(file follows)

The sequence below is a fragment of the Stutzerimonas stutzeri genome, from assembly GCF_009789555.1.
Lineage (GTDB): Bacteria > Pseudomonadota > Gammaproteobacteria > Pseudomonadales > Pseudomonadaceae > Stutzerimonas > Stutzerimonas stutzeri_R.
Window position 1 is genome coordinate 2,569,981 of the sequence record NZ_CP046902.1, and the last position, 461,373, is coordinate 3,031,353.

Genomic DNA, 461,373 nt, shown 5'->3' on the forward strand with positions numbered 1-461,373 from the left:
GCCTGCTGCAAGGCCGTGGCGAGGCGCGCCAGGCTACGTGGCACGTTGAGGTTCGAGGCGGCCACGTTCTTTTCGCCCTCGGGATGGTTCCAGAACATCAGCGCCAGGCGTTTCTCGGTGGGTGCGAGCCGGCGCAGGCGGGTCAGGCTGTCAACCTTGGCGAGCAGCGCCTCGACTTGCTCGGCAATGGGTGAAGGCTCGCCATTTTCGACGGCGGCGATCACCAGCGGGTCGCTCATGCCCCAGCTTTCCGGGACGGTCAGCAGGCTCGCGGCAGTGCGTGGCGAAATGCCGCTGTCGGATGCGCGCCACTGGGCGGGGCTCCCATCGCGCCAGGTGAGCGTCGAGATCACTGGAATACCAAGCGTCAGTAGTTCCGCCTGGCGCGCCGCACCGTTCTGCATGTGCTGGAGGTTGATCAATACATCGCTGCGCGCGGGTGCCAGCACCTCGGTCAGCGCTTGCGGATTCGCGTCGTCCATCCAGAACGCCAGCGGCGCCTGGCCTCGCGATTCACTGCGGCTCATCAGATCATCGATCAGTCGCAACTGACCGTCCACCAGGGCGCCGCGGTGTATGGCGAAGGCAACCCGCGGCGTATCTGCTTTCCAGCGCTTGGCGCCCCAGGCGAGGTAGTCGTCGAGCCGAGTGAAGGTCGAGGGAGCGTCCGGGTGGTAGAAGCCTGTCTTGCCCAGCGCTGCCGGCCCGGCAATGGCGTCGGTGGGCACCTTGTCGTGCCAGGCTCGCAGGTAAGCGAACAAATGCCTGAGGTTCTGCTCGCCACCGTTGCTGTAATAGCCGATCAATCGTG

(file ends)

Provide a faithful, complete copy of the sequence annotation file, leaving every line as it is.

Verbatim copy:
The sequence below is a fragment of the Stutzerimonas stutzeri genome, from assembly GCF_009789555.1.
Lineage (GTDB): Bacteria > Pseudomonadota > Gammaproteobacteria > Pseudomonadales > Pseudomonadaceae > Stutzerimonas > Stutzerimonas stutzeri_R.
Window position 1 is genome coordinate 2,569,981 of the sequence record NZ_CP046902.1, and the last position, 461,373, is coordinate 3,031,353.

Genomic DNA, 461,373 nt, shown 5'->3' on the forward strand with positions numbered 1-461,373 from the left:
GCCTGCTGCAAGGCCGTGGCGAGGCGCGCCAGGCTACGTGGCACGTTGAGGTTCGAGGCGGCCACGTTCTTTTCGCCCTCGGGATGGTTCCAGAACATCAGCGCCAGGCGTTTCTCGGTGGGTGCGAGCCGGCGCAGGCGGGTCAGGCTGTCAACCTTGGCGAGCAGCGCCTCGACTTGCTCGGCAATGGGTGAAGGCTCGCCATTTTCGACGGCGGCGATCACCAGCGGGTCGCTCATGCCCCAGCTTTCCGGGACGGTCAGCAGGCTCGCGGCAGTGCGTGGCGAAATGCCGCTGTCGGATGCGCGCCACTGGGCGGGGCTCCCATCGCGCCAGGTGAGCGTCGAGATCACTGGAATACCAAGCGTCAGTAGTTCCGCCTGGCGCGCCGCACCGTTCTGCATGTGCTGGAGGTTGATCAATACATCGCTGCGCGCGGGTGCCAGCACCTCGGTCAGCGCTTGCGGATTCGCGTCGTCCATCCAGAACGCCAGCGGCGCCTGGCCTCGCGATTCACTGCGGCTCATCAGATCATCGATCAGTCGCAACTGACCGTCCACCAGGGCGCCGCGGTGTATGGCGAAGGCAACCCGCGGCGTATCTGCTTTCCAGCGCTTGGCGCCCCAGGCGAGGTAGTCGTCGAGCCGAGTGAAGGTCGAGGGAGCGTCCGGGTGGTAGAAGCCTGTCTTGCCCAGCGCTGCCGGCCCGGCAATGGCGTCGGTGGGCACCTTGTCGTGCCAGGCTCGCAGGTAAGCGAACAAATGCCTGAGGTTCTGCTCGCCACCGTTGCTGTAATAGCCGATCAATCGTG